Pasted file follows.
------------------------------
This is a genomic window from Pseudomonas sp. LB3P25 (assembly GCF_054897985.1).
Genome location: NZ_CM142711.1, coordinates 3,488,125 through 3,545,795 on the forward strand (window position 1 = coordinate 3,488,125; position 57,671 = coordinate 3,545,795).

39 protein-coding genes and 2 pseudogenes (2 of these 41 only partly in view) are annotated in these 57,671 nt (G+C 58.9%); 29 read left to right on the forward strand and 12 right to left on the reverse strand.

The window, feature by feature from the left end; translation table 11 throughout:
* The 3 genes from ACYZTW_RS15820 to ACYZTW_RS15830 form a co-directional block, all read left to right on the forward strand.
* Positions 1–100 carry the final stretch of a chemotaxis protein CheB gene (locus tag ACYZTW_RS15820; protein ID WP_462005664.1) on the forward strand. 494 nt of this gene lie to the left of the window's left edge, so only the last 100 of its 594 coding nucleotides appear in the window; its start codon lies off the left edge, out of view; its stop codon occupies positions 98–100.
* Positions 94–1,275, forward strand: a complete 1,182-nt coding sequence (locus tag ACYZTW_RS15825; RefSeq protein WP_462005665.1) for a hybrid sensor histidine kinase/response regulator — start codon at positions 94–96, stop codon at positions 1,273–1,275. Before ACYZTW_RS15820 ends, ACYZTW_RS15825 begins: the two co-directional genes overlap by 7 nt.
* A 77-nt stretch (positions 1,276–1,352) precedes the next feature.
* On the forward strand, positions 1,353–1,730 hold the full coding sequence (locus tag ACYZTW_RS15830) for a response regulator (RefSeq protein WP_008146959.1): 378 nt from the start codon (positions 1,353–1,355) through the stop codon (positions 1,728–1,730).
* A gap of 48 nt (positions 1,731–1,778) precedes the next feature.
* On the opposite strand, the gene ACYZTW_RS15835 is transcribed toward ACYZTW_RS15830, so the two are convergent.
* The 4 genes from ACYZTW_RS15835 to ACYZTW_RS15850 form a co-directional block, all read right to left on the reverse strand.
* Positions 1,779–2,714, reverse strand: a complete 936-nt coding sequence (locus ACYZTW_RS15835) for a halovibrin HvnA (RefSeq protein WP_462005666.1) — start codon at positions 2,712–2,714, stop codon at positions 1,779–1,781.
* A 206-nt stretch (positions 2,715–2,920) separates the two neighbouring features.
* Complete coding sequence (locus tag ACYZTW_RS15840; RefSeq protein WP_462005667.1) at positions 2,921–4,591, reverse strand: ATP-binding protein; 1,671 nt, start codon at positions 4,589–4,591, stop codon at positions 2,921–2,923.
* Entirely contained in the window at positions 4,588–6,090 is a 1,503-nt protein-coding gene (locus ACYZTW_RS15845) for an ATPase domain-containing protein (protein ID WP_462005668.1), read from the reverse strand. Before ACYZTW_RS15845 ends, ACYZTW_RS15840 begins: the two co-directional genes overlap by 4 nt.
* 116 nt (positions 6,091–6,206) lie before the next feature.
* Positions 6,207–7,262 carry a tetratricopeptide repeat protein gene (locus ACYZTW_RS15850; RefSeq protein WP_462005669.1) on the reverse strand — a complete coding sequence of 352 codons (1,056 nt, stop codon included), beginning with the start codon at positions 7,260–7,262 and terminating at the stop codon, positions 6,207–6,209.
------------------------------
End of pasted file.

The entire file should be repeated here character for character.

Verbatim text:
This is a genomic window from Pseudomonas sp. LB3P25 (assembly GCF_054897985.1).
Genome location: NZ_CM142711.1, coordinates 3,488,125 through 3,545,795 on the forward strand (window position 1 = coordinate 3,488,125; position 57,671 = coordinate 3,545,795).

39 protein-coding genes and 2 pseudogenes (2 of these 41 only partly in view) are annotated in these 57,671 nt (G+C 58.9%); 29 read left to right on the forward strand and 12 right to left on the reverse strand.

The window, feature by feature from the left end; translation table 11 throughout:
* The 3 genes from ACYZTW_RS15820 to ACYZTW_RS15830 form a co-directional block, all read left to right on the forward strand.
* Positions 1–100 carry the final stretch of a chemotaxis protein CheB gene (locus tag ACYZTW_RS15820; protein ID WP_462005664.1) on the forward strand. 494 nt of this gene lie to the left of the window's left edge, so only the last 100 of its 594 coding nucleotides appear in the window; its start codon lies off the left edge, out of view; its stop codon occupies positions 98–100.
* Positions 94–1,275, forward strand: a complete 1,182-nt coding sequence (locus tag ACYZTW_RS15825; RefSeq protein WP_462005665.1) for a hybrid sensor histidine kinase/response regulator — start codon at positions 94–96, stop codon at positions 1,273–1,275. Before ACYZTW_RS15820 ends, ACYZTW_RS15825 begins: the two co-directional genes overlap by 7 nt.
* A 77-nt stretch (positions 1,276–1,352) precedes the next feature.
* On the forward strand, positions 1,353–1,730 hold the full coding sequence (locus tag ACYZTW_RS15830) for a response regulator (RefSeq protein WP_008146959.1): 378 nt from the start codon (positions 1,353–1,355) through the stop codon (positions 1,728–1,730).
* A gap of 48 nt (positions 1,731–1,778) precedes the next feature.
* On the opposite strand, the gene ACYZTW_RS15835 is transcribed toward ACYZTW_RS15830, so the two are convergent.
* The 4 genes from ACYZTW_RS15835 to ACYZTW_RS15850 form a co-directional block, all read right to left on the reverse strand.
* Positions 1,779–2,714, reverse strand: a complete 936-nt coding sequence (locus ACYZTW_RS15835) for a halovibrin HvnA (RefSeq protein WP_462005666.1) — start codon at positions 2,712–2,714, stop codon at positions 1,779–1,781.
* A 206-nt stretch (positions 2,715–2,920) separates the two neighbouring features.
* Complete coding sequence (locus tag ACYZTW_RS15840; RefSeq protein WP_462005667.1) at positions 2,921–4,591, reverse strand: ATP-binding protein; 1,671 nt, start codon at positions 4,589–4,591, stop codon at positions 2,921–2,923.
* Entirely contained in the window at positions 4,588–6,090 is a 1,503-nt protein-coding gene (locus ACYZTW_RS15845) for an ATPase domain-containing protein (protein ID WP_462005668.1), read from the reverse strand. Before ACYZTW_RS15845 ends, ACYZTW_RS15840 begins: the two co-directional genes overlap by 4 nt.
* 116 nt (positions 6,091–6,206) lie before the next feature.
* Positions 6,207–7,262 carry a tetratricopeptide repeat protein gene (locus ACYZTW_RS15850; RefSeq protein WP_462005669.1) on the reverse strand — a complete coding sequence of 352 codons (1,056 nt, stop codon included), beginning with the start codon at positions 7,260–7,262 and terminating at the stop codon, positions 6,207–6,209.